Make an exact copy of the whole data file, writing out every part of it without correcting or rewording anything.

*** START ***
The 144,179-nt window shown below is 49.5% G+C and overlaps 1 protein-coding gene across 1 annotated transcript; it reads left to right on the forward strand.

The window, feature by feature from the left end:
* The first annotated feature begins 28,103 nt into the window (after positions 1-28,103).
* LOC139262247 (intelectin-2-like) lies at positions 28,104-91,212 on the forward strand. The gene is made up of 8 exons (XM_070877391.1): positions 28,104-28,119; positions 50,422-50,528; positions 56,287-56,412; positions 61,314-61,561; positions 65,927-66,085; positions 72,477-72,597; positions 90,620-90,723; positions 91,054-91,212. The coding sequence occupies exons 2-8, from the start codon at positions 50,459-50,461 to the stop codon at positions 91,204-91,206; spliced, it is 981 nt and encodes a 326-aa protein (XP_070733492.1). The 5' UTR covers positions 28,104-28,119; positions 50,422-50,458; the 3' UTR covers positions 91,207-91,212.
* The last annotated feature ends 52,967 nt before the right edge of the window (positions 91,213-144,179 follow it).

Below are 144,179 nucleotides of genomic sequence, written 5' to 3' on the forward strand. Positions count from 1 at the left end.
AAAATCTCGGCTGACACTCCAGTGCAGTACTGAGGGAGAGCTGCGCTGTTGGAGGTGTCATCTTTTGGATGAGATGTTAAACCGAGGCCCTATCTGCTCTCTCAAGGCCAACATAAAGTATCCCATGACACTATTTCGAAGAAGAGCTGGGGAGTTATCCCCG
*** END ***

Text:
The 144,179-nt window shown below is 49.5% G+C and overlaps 1 protein-coding gene across 1 annotated transcript; it reads left to right on the forward strand.

The window, feature by feature from the left end:
* The first annotated feature begins 28,103 nt into the window (after positions 1-28,103).
* LOC139262247 (intelectin-2-like) lies at positions 28,104-91,212 on the forward strand. The gene is made up of 8 exons (XM_070877391.1): positions 28,104-28,119; positions 50,422-50,528; positions 56,287-56,412; positions 61,314-61,561; positions 65,927-66,085; positions 72,477-72,597; positions 90,620-90,723; positions 91,054-91,212. The coding sequence occupies exons 2-8, from the start codon at positions 50,459-50,461 to the stop codon at positions 91,204-91,206; spliced, it is 981 nt and encodes a 326-aa protein (XP_070733492.1). The 5' UTR covers positions 28,104-28,119; positions 50,422-50,458; the 3' UTR covers positions 91,207-91,212.
* The last annotated feature ends 52,967 nt before the right edge of the window (positions 91,213-144,179 follow it).

Below are 144,179 nucleotides of genomic sequence, written 5' to 3' on the forward strand. Positions count from 1 at the left end.
AAAATCTCGGCTGACACTCCAGTGCAGTACTGAGGGAGAGCTGCGCTGTTGGAGGTGTCATCTTTTGGATGAGATGTTAAACCGAGGCCCTATCTGCTCTCTCAAGGCCAACATAAAGTATCCCATGACACTATTTCGAAGAAGAGCTGGGGAGTTATCCCCG